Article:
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Up to 95 per cent of people regain the weight they lost on a diet. This series will show you how to be one of the five per cent who succeed
If you want to lose weight, you’ll have to eat less
In my 14 years’ experience in the fitness industry, all types of clients have listed weight loss as one of their primary goals. Obviously out of shape and overweight clients sought my services to lose weight but I’ve also had the leanest of marathoners tell me they wanted to lose five or 10 pounds.
To lose weight you’re going to have to burn more energy (calories) than you’re taking in. This may seem like a no-brainer but you’d be surprised at prevalence of the notion that calories don’t matter.
You can do this by either (1) increasing the intensity and/or amount of exercise you do, (2) eating less or (3) doing both.
While exercise alone can cause a modest reduction in weight, eating less is a more effective way to reducing your weight. So depending on your circumstances, you should reduce your caloric intake or eat less and increase your activity level. I’ll expand more on this in part three of this series.
The diet industry is worth billions of dollars. Every year more diet books hit the bookshelves and tablets promising the magic cure to losing weight.
But as I’ve written before in this post and this one, the type of diet you follow doesn’t really matter. Almost every diet will work, in the short term at least.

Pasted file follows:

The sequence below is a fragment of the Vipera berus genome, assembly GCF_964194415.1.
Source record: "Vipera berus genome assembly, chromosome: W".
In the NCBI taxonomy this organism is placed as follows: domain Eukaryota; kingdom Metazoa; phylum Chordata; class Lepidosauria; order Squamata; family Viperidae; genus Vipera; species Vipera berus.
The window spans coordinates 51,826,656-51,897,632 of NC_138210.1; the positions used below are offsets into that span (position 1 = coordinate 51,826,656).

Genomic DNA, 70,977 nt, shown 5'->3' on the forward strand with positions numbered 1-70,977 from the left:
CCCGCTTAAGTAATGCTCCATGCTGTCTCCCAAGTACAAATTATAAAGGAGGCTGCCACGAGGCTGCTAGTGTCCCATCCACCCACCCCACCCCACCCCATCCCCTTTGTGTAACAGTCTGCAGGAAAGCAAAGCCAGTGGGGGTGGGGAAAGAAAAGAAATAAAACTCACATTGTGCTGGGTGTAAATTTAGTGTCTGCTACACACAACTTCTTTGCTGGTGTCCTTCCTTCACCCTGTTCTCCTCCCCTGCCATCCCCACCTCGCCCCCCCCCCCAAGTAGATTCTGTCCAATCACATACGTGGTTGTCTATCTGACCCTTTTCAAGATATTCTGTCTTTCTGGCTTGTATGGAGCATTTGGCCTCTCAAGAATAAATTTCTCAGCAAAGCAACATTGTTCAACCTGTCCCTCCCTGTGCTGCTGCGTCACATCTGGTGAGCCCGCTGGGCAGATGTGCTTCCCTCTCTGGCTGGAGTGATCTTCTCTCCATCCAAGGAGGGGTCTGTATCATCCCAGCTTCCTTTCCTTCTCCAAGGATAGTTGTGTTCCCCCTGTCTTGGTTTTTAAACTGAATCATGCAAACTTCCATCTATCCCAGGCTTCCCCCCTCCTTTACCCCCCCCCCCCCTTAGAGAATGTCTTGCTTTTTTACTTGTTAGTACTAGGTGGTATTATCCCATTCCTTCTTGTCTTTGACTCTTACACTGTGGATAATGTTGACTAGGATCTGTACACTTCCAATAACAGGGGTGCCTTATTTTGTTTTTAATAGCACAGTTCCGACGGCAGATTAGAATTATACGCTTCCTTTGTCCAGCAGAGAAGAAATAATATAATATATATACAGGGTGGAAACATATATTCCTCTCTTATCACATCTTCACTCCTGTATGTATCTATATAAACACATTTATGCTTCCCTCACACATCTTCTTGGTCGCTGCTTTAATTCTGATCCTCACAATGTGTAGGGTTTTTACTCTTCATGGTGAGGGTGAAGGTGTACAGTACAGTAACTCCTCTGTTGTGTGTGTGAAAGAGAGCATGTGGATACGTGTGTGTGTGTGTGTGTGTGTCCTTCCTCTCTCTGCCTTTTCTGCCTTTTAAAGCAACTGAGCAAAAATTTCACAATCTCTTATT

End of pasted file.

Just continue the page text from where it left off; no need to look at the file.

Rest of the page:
And while some diets may promote the notion that you can eat as much as you want as long as you eat the “right” type of foods, don’t be fooled by that statement. If a diet eliminates or minimizes a particular food such as starches, fat, sweets, meat or whatever, you’re in effect going to be cutting calories.
If a diet says you won’t be counting calories but gives you a point system or delivers pre-packaged meals made to specific serving sizes, you’re cutting calories.
Let me be crystal clear about this. If you want to lose weight, you’ll have to change your eating habits and eat less.
One simple way to eat less regardless of which diet you follow is to eat slowly. This can help you prevent overeating by allowing your brain to process the signals from your body telling you when you’re full.
While exercise may not be great on its own for weight loss, there are plenty of other benefits to participating in regular physical activity. Exercise can help you:
Combining diet and exercise provides a synergistic effect. Think of it this way; eat for weight loss, exercise for health.